Wilson says many of the mechanical systems’ features were dictated by the university’s desire to build an environmentally sensitive facility. “Because it’s an environmentally friendly building, we’re reusing gray water,” he adds. “[The project is] unique in the fact that we’re utilizing the water where we have an actual cistern that we recharge.”Despite the complexity of the project, the EEEL facility fits perfectly into Trotter & Morton’s portfolio, according to the company. It says projects of this type are nothing unusual for the contractor.

“A diverse portfolio of technologies, expertise, experience and knowledge allows us to provide a single source solution for our partners,” the company says. “From design?build and install through to ongoing maintenance, repairs and retrofits, we have the capabilities to work through the entire lifecycle of a building in all disciplines.”The combination of experience, expertise and close collaboration with its partners on the project has contributed to a smooth project to date, Wilson says. He says the project is on track to be completed close to its targeted completion date in late 2011, with no significant potential roadblocks in sight.

Reliable and Collaborative

Trotter & Morton is no stranger to highly complex, technically demanding projects such as the EEEL building. In fact, many of the company’s past projects have been in complicated sectors such as airports or healthcare facilities. For example, the company recently contributed to the construction of the new McCaig Tower, part of a substantial expansion of Foothills Medical Center in Calgary. This project also involved the University of Calgary, as the university uses part of the Foothills Medical Center as a teaching facility.

The seven-story McCaig Tower adds approximately 67,000 square meters of new space to Foothills Medical Centre, which Alberta Health Services (AHS) says gives the hospital the opportunity to consolidate some programs and give others more space to expand. For example, the emergency department in the existing facility will be able to expand with the relocation of some services to McCaig Tower. Also part of the new McCaig Tower facility is a 36-bed intensive care unit. One of the unique features of the design is that the ICU rooms have interstitial spaces directly above them, which allow crews to perform necessary maintenance work without disturbing patients or doctors below.

This next ICU space incorporates the existing 25 ICU beds from the original facility. Other features of the building include 12 new operating rooms and an interventional trauma operating room that AHS says is the first of its kind in Canada. Trotter &?Morton also lent its expertise to the construction of the Downtown District Energy Center in Calgary for Enmax. This project is a heat-generating facility that in its first phase alone will provide heat for more than 10 million square feet of new and existing residential and commercial properties, according to the company. “District Energy provides heating through a network of underground insulated pipes and is more efficient than traditional heating systems which have separate boiler systems built into every building,”?Trotter & Morton explains.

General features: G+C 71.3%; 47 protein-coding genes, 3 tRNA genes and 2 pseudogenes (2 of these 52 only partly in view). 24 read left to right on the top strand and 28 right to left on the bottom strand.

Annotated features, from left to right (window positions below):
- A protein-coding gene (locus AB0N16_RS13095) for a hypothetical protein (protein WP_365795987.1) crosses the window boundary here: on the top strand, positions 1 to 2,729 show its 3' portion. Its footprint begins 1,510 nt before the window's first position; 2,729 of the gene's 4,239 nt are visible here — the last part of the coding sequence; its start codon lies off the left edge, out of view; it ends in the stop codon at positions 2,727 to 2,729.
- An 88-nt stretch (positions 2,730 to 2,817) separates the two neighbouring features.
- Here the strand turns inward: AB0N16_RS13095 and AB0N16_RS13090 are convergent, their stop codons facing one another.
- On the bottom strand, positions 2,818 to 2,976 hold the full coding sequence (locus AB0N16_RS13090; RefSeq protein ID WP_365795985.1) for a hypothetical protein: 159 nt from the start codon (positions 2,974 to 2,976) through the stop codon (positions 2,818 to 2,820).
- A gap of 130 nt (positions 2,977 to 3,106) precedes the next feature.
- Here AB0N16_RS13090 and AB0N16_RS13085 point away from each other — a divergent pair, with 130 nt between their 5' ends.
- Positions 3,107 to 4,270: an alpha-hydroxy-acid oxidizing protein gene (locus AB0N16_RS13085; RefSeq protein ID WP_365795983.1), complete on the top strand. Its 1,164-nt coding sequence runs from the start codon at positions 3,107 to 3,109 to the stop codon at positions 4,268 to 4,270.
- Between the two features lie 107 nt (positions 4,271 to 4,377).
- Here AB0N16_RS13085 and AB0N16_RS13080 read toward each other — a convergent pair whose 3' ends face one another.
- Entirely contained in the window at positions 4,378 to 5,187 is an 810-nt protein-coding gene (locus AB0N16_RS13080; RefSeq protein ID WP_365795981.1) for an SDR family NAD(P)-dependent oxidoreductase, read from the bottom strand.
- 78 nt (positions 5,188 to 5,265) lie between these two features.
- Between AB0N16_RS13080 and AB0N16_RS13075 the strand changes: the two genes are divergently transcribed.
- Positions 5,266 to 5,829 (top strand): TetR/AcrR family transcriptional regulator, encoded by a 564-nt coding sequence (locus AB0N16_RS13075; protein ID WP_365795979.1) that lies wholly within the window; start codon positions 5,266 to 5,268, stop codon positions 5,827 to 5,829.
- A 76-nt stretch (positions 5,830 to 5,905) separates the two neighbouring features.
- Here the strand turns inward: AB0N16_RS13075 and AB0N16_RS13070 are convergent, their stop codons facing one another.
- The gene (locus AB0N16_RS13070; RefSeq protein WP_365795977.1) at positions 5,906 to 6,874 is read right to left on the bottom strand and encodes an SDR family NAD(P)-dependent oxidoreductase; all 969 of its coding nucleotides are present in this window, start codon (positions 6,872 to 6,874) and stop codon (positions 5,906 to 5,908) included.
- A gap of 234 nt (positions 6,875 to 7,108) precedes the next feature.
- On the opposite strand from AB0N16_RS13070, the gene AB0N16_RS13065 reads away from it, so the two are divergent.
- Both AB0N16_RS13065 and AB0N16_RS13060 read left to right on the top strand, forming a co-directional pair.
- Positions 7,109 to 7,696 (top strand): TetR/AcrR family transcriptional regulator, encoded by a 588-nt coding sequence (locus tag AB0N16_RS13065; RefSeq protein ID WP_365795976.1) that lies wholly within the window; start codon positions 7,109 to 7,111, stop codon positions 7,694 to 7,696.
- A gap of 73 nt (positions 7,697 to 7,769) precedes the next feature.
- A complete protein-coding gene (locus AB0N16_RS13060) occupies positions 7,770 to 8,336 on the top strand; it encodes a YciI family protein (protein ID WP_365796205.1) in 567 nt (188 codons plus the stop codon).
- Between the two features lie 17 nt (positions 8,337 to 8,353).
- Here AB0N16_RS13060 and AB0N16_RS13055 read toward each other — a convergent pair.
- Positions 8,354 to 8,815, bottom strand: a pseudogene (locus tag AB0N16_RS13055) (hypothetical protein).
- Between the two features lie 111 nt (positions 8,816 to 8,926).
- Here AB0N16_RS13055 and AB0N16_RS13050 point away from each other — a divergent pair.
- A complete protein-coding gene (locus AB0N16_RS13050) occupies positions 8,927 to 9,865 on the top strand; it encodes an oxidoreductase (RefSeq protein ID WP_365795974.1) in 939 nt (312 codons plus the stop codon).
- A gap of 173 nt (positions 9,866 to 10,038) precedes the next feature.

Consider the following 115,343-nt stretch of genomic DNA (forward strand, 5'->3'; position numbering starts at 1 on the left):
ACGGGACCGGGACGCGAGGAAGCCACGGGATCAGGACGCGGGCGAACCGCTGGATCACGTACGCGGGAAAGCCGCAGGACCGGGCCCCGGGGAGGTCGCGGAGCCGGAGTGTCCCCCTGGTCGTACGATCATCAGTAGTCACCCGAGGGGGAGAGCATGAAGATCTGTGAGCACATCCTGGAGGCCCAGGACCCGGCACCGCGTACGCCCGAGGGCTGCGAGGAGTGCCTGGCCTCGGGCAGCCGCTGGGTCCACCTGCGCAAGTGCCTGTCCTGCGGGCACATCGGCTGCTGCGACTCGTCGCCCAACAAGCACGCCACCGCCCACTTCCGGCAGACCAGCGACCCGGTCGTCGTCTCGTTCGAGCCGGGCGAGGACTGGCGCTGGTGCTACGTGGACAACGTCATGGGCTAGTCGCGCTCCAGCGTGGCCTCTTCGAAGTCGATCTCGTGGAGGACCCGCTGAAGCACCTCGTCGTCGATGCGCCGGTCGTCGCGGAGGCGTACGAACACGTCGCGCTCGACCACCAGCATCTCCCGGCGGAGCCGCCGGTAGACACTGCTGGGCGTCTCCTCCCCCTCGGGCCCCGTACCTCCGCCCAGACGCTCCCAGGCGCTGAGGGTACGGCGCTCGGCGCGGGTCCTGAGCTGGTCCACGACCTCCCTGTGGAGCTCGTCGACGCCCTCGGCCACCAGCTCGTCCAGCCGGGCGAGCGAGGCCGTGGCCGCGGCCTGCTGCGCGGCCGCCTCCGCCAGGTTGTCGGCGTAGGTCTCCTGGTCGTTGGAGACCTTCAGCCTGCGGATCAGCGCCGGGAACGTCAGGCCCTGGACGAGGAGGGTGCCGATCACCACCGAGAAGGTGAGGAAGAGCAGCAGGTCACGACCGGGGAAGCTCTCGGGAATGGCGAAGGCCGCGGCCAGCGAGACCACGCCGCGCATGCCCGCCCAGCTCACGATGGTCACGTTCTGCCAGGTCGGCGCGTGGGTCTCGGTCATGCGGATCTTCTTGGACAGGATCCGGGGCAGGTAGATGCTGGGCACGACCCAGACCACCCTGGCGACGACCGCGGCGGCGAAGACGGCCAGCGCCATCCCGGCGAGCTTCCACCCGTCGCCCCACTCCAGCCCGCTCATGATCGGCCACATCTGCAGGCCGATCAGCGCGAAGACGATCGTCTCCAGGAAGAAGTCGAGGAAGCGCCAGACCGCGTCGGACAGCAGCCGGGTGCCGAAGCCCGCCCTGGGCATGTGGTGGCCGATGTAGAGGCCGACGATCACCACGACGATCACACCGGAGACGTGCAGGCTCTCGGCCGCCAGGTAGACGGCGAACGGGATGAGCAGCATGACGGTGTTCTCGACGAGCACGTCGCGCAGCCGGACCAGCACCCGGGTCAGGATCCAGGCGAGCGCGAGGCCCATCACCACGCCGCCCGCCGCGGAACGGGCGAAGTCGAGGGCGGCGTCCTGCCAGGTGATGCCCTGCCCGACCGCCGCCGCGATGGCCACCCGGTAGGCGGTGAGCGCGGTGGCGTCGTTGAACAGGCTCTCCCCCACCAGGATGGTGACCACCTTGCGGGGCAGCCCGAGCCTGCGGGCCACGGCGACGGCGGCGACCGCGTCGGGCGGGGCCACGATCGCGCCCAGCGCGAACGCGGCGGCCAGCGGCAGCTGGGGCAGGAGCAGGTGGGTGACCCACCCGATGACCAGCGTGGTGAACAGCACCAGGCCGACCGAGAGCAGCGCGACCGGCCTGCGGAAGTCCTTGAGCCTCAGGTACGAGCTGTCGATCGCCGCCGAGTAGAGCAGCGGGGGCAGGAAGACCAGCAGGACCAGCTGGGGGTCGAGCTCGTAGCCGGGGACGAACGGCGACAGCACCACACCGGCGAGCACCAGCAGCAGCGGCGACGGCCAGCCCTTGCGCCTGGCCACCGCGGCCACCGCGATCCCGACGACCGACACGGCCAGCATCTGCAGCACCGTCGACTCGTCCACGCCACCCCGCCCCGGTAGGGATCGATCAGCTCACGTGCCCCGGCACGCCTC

“The Calgary Downtown District Energy Centre and distribution system is located to service current municipal-owned buildings and selected future downtown buildings,”?it adds. “This project is integral to the future development of the East Village which includes the development of buildings in the east section of Calgary’s downtown core.”With five locations in San Antonio; Kansas City, Kan.; Seattle; Vancouver; and Calgary, Trotter & Morton has made its mark throughout North America since its inception in 1927. The company says its reliability and collaborative efforts with clients have contributed to its success.

“Delivering projects on time and on budget is a reputation we continue to uphold; providing premier service is what we deliver,” according to the company. “We strongly support the project management philosophy that eliminates the traditional adversarial roles of the owner and the contractor and replaces it with a partnership approach – working together towards mutual goals.“Trotter & Morton, since 1927, has never failed to complete any of its contractual obligations,” the company adds.